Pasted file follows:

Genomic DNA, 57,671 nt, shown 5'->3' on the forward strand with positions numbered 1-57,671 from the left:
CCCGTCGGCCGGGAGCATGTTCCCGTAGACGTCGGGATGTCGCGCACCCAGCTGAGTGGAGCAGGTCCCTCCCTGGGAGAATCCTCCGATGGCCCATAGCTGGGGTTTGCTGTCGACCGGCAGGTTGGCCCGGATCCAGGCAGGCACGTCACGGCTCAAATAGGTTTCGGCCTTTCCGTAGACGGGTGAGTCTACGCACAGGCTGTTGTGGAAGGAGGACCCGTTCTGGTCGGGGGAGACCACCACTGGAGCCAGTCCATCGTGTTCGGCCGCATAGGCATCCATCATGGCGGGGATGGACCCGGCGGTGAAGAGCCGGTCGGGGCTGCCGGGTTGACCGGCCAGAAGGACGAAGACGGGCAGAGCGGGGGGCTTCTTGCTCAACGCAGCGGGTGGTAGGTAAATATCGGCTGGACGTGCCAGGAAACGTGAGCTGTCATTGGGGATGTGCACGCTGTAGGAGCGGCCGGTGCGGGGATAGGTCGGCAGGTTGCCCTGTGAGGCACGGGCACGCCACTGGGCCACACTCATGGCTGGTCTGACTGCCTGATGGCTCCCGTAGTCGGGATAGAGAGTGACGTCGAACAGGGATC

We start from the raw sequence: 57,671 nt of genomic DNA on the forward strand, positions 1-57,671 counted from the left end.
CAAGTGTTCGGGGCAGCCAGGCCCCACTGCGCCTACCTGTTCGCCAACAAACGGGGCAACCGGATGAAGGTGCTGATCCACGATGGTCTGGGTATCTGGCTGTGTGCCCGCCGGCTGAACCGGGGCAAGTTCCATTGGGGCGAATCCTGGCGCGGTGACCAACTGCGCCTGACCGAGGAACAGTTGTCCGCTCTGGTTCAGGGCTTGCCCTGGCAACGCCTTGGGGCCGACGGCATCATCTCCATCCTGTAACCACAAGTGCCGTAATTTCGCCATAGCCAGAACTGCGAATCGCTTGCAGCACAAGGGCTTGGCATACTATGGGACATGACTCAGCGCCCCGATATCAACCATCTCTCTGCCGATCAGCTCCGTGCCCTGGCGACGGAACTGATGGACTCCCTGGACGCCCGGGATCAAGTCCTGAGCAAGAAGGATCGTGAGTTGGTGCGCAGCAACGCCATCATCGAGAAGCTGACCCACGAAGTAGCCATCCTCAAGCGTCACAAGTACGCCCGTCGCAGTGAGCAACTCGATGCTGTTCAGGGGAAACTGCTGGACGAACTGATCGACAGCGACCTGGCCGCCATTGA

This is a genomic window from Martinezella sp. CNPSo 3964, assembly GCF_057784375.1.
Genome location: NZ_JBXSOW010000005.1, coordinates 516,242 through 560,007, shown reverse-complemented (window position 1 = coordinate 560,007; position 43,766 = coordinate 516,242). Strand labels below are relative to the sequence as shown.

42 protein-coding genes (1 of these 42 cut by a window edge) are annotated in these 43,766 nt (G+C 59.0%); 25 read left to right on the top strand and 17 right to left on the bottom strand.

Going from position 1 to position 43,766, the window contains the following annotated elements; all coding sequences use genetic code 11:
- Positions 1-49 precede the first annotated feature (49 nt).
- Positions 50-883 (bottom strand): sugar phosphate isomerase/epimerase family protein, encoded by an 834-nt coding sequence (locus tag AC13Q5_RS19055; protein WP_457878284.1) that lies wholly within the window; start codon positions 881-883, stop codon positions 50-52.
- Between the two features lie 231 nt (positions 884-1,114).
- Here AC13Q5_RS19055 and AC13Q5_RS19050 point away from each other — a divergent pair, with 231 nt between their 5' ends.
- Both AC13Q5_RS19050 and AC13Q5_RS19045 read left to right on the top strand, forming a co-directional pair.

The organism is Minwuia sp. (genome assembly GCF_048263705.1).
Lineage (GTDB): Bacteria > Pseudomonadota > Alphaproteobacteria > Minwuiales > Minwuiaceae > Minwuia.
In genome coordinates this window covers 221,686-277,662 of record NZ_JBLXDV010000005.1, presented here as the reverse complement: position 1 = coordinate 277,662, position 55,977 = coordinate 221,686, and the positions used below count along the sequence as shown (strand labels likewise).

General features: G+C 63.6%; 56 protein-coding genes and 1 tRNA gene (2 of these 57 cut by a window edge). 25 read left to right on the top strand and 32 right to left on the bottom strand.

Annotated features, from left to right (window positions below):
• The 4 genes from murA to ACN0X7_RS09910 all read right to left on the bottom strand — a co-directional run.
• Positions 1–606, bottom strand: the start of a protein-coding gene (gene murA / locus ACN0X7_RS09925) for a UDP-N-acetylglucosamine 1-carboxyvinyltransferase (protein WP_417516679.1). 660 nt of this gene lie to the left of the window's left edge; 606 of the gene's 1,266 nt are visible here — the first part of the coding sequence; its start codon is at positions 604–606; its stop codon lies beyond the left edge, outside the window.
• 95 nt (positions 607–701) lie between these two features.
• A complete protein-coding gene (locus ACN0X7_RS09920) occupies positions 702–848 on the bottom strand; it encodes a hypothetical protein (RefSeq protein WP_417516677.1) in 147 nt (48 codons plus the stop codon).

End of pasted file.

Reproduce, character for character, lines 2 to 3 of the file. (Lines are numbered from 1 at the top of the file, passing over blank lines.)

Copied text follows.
CCCGTCGGCCGGGAGCATGTTCCCGTAGACGTCGGGATGTCGCGCACCCAGCTGAGTGGAGCAGGTCCCTCCCTGGGAGAATCCTCCGATGGCCCATAGCTGGGGTTTGCTGTCGACCGGCAGGTTGGCCCGGATCCAGGCAGGCACGTCACGGCTCAAATAGGTTTCGGCCTTTCCGTAGACGGGTGAGTCTACGCACAGGCTGTTGTGGAAGGAGGACCCGTTCTGGTCGGGGGAGACCACCACTGGAGCCAGTCCATCGTGTTCGGCCGCATAGGCATCCATCATGGCGGGGATGGACCCGGCGGTGAAGAGCCGGTCGGGGCTGCCGGGTTGACCGGCCAGAAGGACGAAGACGGGCAGAGCGGGGGGCTTCTTGCTCAACGCAGCGGGTGGTAGGTAAATATCGGCTGGACGTGCCAGGAAACGTGAGCTGTCATTGGGGATGTGCACGCTGTAGGAGCGGCCGGTGCGGGGATAGGTCGGCAGGTTGCCCTGTGAGGCACGGGCACGCCACTGGGCCACACTCATGGCTGGTCTGACTGCCTGATGGCTCCCGTAGTCGGGATAGAGAGTGACGTCGAACAGGGATC

We start from the raw sequence: 57,671 nt of genomic DNA on the forward strand, positions 1-57,671 counted from the left end.